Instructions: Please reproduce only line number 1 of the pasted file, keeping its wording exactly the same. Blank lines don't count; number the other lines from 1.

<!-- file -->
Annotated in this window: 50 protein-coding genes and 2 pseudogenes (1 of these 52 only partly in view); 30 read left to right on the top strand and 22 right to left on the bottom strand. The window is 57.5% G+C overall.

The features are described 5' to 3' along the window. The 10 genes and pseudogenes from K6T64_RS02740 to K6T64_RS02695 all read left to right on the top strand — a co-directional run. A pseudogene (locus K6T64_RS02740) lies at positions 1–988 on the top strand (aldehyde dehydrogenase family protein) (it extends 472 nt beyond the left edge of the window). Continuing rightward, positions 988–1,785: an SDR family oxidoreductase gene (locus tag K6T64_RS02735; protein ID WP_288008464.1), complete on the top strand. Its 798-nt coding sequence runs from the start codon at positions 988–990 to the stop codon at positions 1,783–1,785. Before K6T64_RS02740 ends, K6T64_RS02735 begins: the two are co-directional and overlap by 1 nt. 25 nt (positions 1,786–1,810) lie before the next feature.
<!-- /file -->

Annotated in this window: 50 protein-coding genes and 2 pseudogenes (1 of these 52 only partly in view); 30 read left to right on the top strand and 22 right to left on the bottom strand. The window is 57.5% G+C overall.